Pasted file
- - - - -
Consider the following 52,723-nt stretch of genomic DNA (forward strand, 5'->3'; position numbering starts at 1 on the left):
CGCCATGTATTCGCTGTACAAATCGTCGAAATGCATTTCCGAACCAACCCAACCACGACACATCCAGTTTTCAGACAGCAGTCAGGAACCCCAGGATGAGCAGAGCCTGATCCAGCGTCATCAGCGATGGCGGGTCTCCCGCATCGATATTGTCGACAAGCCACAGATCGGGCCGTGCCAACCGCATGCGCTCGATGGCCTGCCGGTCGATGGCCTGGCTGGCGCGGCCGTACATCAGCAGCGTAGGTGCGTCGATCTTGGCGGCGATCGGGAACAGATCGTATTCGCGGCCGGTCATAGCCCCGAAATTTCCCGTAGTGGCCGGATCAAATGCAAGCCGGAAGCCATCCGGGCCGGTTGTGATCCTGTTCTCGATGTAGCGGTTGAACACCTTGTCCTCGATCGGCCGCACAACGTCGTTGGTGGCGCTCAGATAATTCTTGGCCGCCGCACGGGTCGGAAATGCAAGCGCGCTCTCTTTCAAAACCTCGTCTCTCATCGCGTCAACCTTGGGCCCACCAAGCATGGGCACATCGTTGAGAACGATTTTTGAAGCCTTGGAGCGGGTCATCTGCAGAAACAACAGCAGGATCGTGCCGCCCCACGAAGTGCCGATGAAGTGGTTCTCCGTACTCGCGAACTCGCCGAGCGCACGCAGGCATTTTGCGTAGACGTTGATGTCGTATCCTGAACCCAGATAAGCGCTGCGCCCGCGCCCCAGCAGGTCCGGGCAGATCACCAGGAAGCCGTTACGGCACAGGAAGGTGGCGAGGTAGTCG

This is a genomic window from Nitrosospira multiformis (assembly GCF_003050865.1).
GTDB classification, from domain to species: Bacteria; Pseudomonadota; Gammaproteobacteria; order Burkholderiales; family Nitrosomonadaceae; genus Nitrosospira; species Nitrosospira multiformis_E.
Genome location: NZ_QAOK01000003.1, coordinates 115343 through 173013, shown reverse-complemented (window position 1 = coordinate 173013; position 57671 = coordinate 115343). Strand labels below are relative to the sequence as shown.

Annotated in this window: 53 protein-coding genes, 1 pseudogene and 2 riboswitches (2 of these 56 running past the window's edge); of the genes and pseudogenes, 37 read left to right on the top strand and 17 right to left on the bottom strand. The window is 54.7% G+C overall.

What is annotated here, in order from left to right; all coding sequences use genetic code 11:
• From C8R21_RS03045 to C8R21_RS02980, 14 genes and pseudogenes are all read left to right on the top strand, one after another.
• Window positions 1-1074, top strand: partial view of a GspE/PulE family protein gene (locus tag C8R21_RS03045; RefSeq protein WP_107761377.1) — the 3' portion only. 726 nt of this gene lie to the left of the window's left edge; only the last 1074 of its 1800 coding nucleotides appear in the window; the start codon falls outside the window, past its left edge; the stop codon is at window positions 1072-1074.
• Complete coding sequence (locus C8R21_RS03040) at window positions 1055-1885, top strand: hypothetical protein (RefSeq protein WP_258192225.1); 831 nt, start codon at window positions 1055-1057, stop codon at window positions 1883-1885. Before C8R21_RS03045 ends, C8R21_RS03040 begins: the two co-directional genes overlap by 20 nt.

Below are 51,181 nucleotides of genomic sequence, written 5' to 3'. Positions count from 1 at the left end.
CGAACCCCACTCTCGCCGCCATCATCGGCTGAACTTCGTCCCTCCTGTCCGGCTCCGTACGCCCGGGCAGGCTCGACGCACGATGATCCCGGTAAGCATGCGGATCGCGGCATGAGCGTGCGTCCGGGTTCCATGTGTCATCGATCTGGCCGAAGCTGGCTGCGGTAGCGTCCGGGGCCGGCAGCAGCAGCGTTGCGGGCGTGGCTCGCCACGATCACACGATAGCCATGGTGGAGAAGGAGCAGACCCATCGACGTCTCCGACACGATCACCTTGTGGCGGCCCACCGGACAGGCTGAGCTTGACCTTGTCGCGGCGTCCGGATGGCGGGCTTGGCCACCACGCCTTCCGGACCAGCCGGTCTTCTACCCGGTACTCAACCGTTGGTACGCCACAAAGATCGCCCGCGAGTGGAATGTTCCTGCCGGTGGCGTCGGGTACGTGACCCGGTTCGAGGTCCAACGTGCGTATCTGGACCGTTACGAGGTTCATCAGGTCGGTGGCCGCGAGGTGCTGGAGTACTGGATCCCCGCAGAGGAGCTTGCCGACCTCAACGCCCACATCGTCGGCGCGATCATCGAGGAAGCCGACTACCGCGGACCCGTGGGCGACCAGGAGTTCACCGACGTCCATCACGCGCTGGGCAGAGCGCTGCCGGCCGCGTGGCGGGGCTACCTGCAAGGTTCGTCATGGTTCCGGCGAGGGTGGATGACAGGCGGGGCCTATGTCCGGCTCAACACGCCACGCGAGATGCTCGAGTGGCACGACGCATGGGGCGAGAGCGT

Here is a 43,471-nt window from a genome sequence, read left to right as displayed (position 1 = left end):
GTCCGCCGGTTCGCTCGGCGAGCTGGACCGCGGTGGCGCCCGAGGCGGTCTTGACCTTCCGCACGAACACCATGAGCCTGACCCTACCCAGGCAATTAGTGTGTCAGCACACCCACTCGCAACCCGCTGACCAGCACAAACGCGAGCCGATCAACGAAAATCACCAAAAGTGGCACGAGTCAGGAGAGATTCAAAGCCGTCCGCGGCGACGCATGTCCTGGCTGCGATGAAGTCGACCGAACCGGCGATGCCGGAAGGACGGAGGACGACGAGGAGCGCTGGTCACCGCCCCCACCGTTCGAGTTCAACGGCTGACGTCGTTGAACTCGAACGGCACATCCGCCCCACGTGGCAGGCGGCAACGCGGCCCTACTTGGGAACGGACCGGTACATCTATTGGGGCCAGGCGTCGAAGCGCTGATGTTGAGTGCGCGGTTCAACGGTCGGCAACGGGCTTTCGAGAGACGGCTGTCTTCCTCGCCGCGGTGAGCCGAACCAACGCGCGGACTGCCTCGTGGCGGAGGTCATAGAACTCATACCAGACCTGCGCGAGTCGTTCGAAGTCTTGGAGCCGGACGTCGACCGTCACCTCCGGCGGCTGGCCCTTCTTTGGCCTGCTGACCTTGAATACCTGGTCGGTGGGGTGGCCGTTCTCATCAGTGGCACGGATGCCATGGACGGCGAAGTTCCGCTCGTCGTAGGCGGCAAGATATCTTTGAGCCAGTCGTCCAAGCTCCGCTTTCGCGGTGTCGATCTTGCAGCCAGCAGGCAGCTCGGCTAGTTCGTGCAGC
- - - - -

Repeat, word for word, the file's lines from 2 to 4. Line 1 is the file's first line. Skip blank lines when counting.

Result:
CGCCATGTATTCGCTGTACAAATCGTCGAAATGCATTTCCGAACCAACCCAACCACGACACATCCAGTTTTCAGACAGCAGTCAGGAACCCCAGGATGAGCAGAGCCTGATCCAGCGTCATCAGCGATGGCGGGTCTCCCGCATCGATATTGTCGACAAGCCACAGATCGGGCCGTGCCAACCGCATGCGCTCGATGGCCTGCCGGTCGATGGCCTGGCTGGCGCGGCCGTACATCAGCAGCGTAGGTGCGTCGATCTTGGCGGCGATCGGGAACAGATCGTATTCGCGGCCGGTCATAGCCCCGAAATTTCCCGTAGTGGCCGGATCAAATGCAAGCCGGAAGCCATCCGGGCCGGTTGTGATCCTGTTCTCGATGTAGCGGTTGAACACCTTGTCCTCGATCGGCCGCACAACGTCGTTGGTGGCGCTCAGATAATTCTTGGCCGCCGCACGGGTCGGAAATGCAAGCGCGCTCTCTTTCAAAACCTCGTCTCTCATCGCGTCAACCTTGGGCCCACCAAGCATGGGCACATCGTTGAGAACGATTTTTGAAGCCTTGGAGCGGGTCATCTGCAGAAACAACAGCAGGATCGTGCCGCCCCACGAAGTGCCGATGAAGTGGTTCTCCGTACTCGCGAACTCGCCGAGCGCACGCAGGCATTTTGCGTAGACGTTGATGTCGTATCCTGAACCCAGATAAGCGCTGCGCCCGCGCCCCAGCAGGTCCGGGCAGATCACCAGGAAGCCGTTACGGCACAGGAAGGTGGCGAGGTAGTCG

This is a genomic window from Nitrosospira multiformis (assembly GCF_003050865.1).
GTDB classification, from domain to species: Bacteria; Pseudomonadota; Gammaproteobacteria; order Burkholderiales; family Nitrosomonadaceae; genus Nitrosospira; species Nitrosospira multiformis_E.